Most tax professionals think of their clients one-by-one. One client, then another client, etc. Meaning, you treat all your clients the same. If you have 100 clients or you have 1,000 clients, by most accounts, they all get equal treatment, right?
The truth is, they shouldn’t. Usually tax business owners spend approximately the same amount of time and resources and deliver the same follow-up communication with each client. That’s NOT a good idea. Why?
Because every client listed in your database has an UNEQUAL capacity, desire or even tax filing status for paying you more for your time and expertise. In addition, your clients will buy even more of your products and services, plus many other professional services you endorse, if you encourage them.
Treating all of your clients the same doesn’t make any sense. Allow your clients to make their own choices. They will tell you what they want by the money they give you when they buy more. The problem with most tax pros is they rarely sift and sort their client list with multiple offers on a year-round basis. So if you’re only making one offer, one time of year (tax preparation) I guess everyone on your list does look the same.Treating all of your clients the same doesn’t make any sense. Click To Tweet
Go back to The 80/20 Rule. Tax pros understand the concept, but don’t apply it to their business in a practical way. Remember …
Eighty percent of your profit comes from 20 percent of your clients. Eighty percent of your stress, problems and headaches come from about 20 percent of your clients. The new clients who contact your office usually come from about 20 percent of your ads. If you have five employees, you and I both know that one of them stands out head and shoulders above the rest. (That’s one out of five or 20 percent.)
Let’s talk time. In your typical ten-hour work day, chances are high there’s about two hours in there where you’re most productive and the other eight hours are not as much. Again, this is all 80/20.Eighty percent of your profit comes from 20 percent of your clients. Click To Tweet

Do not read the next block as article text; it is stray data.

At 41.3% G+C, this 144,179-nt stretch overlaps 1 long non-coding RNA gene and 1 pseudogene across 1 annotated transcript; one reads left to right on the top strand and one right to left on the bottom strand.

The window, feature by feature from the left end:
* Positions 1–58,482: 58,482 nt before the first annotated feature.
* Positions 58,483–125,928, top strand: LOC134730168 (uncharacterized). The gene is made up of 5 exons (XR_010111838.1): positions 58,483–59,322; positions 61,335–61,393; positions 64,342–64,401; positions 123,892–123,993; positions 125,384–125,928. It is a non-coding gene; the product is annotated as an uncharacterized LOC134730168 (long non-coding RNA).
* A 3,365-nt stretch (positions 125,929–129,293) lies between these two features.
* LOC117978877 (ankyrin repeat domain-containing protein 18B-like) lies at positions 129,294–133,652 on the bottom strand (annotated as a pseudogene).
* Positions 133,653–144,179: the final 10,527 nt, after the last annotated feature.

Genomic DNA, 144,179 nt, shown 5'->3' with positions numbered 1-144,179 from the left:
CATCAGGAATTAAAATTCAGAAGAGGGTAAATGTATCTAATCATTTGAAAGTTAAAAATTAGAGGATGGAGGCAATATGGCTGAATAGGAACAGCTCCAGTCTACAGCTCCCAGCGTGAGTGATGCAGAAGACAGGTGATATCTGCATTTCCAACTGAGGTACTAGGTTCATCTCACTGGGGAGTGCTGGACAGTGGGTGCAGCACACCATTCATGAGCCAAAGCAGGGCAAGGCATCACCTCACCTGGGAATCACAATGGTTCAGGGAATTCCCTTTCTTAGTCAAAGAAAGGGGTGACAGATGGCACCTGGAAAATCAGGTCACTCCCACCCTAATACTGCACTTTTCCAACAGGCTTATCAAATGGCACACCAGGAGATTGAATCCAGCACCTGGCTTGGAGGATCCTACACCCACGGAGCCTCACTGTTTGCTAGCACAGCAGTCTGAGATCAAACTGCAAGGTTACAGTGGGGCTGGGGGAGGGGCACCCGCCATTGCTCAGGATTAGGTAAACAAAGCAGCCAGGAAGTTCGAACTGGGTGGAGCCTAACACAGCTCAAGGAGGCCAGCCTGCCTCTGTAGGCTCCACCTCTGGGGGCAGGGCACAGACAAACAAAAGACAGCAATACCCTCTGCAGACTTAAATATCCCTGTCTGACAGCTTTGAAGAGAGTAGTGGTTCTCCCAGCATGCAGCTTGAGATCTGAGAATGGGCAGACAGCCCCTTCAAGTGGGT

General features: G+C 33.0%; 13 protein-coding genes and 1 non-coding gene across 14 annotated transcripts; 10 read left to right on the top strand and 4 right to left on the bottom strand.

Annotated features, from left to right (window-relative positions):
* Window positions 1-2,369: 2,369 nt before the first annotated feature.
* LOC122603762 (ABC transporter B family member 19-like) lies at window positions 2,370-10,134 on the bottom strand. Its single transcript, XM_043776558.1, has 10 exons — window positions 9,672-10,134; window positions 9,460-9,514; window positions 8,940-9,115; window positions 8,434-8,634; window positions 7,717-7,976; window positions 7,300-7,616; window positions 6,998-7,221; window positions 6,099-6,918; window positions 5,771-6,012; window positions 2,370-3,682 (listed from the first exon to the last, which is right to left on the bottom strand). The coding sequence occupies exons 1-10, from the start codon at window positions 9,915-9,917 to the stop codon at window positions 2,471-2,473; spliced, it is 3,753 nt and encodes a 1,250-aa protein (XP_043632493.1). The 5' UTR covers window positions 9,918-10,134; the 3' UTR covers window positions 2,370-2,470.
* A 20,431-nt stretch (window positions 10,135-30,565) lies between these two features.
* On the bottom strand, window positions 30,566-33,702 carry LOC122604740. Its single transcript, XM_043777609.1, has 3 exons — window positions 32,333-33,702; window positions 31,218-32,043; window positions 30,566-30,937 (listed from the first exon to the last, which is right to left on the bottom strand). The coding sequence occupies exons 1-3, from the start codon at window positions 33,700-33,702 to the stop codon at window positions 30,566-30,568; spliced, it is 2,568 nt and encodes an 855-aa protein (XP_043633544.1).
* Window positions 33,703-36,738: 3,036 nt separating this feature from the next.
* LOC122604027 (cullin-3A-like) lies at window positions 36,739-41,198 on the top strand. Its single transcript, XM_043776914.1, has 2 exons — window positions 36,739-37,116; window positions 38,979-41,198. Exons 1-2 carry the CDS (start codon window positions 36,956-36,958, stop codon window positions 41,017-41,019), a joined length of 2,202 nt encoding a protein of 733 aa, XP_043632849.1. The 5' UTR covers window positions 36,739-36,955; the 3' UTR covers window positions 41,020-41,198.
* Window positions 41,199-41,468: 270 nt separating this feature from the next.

Now, I’m just broad stroking this concept AGAIN because I want you to understand where I’m coming from. Leveraging the power of The 80/20 Rule MUST happen with your clients if you truly want to work less and make more money.
And lastly, WHAT OFFICE TASKS, TAX SERVICES OR GENERAL BUSINESS DUTIES DO YOU NEED TO QUIT DOING ASAP IN ORDER TO BE INVOLVED IN MORE PRODUCTIVE PRIORITIES FOR YOUR TAX PRACTICE? (This includes figuring out what existing clients you need to pass along for someone else in your office to handle.)
Let’s look at your schedule. What projects are you working on? What kind of workload is normally on your plate? Are you mostly working IN your business or do you have consistent, large chunks of time where you work ON your business?
Okay, here’s the Million Dollar Question:
About those projects, tasks and whatever you’re working on, however you’re doing it …. Are they bringing you closer to your tax business’ goals or not?
I can tell you from many years of consulting and coaching tax business owners, they might set some goals, but tax pros rarely attach their time and task list for the current week to a specific, measured goal months or years away.
You might have some target goals you say are important to you, but how you spend your time and money leading up to those goals are different. Does where you invest your time and where you focus your energy match with reaching your stated goals?
Usually they don’t. So this lack of continuity obviously affects why you don’t get to where you say you want to go in your business.